For instance, if I may think that John owns a Subaru because I see him driving it yet I don’t exactly know if he owns the Subaru that he drives or a different Subaru. Similarly, unknown to me, I may assume Kelvin to be owning a Subaru although I lack any reason to think that way because I have never seen him driving one or I have on several occasions seen him taking a train for most of the commutations. Supposing p is the statement, “Either John or Kelvin owns a Subaru.” I believe p is true. I have tangible reasons to believe p, and I have access to the grounds. Therefore, according to the simple theory, I know… However, I may want to say I know p because coincidence forms the basis for my belief.

Nozick’s explanations tend to avoid Gettier problems despite the fact that the need to solve those problems was the motivation behind the theory (Hetherington, 2010). Conditions (1) and (2) of the argument are true belief supplements with other two subjective conditions (3) and (4). We can combine the simple theory with that of Nozick to meet Kripke’s objection and the problems from Gettier. Seeking conclusive reasons can result to a skeptic situation. Consequently, we may be left without knowing anything. This theory, however, may also not work. It only succeeds in evading Gettier problems but fail to satisfy Kripke. Consider the example below:

George is waiting outside Mr. Humphrey’s office to talk to Mr. Humphrey. He sees Mr. Humphrey’s identical twin enter the room and he mistakes him for Mr. Humphrey because he is not aware that Mr. Humphrey has a twin brother. Mr. Humphrey’s secretary informs George that Mr. Humphrey is in the office-not after seeing his twin brother enter the office but because she is sure Mr. Humphrey is in the office and she has the tendency of reporting correctly whatever she knows about the whereabouts of Mr. Humphrey. Suppose George has fallen in love with Mr. Humphrey’s secretary as he is seeing her for the first time, he may probably believe whatever she tells him. He also doesn’t know that she happens to be highly trustworthy when reporting the whereabouts of Mr. Humphrey.

In the above example, conditions (1) and (4) are satisfied: Mr. Humphrey is in the office, and George believes Mr. Humphrey is the office. George has genuine reasons to believe the presence of Mr. Humphrey in his office; he saw someone identical to Mr. Humphrey enter Mr. Humphrey’s office. If Mr. Humphrey weren’t in the office, his secretary would definitely tell George that Mr. Humphrey wasn’t in the office, and George would believe Mr. Humphrey wasn’t in his office. If Mr. Humphrey wasn’t in the office in other comparable circumstances, then George would again feel Mr. Humphrey was in the office. Although this theory is an improvement on that of Nozick as it needs a knowledge bearer to have access to genuine reasons to believe in particular circumstances. The theory still gives an allowance for the reasons to be wrong ones. In George’s case, his reason is that he saw Mr. Humphrey enters the office-it was a wrong idea.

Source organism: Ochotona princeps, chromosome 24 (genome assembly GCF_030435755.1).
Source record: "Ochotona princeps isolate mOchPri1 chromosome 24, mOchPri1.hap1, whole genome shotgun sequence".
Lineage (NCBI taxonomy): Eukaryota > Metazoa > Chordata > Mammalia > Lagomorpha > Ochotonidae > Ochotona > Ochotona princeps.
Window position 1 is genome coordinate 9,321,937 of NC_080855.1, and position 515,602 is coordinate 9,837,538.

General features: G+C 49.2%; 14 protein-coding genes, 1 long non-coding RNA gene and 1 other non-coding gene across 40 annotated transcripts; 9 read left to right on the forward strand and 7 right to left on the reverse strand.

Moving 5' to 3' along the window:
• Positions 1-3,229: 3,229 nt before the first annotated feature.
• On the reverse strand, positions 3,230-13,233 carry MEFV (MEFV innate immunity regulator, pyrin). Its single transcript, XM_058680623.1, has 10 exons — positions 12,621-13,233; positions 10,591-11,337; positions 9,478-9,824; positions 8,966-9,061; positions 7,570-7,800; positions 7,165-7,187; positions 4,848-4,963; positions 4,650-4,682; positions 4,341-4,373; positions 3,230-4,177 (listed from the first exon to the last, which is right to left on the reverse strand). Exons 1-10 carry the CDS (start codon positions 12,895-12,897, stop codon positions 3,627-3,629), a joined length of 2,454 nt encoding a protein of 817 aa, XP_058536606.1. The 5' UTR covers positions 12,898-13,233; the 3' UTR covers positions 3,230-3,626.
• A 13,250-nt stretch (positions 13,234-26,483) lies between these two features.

The paper has discussed Nozick’s theory of knowledge and the various assumptions on its view of knowledge. From the theory, different conditions are drawn to determine the truthfulness or the wrongness of a situation. Numerous illustrations have been used to elaborate the arguments of the theory from skeptic viewpoints. The essay has also proceeded to look at some of the objections to Nozick’s response to sceptical arguments. DeRose’s was the first objection, and it argues that rejecting the principle of closure is a form of counter-intuition. According to this objection, it seems fair to adopt contextualism when responding to scepticism. DeRose might be right that contextualism offers a plausible response, although contextualism has not has had an in-depth consideration in this paper. The second objection is more general than being specific as put forward by Kripke. Kripke’s objections have a force, and it is not easy to identify the solution that it suggests. The paper has discussed how two immature theories failed in providing reasonable answers. It is feasible to say that the types of contextualism can offer much better solutions although a deeper investigation into the matter is of great importance to ascertain the feasibility.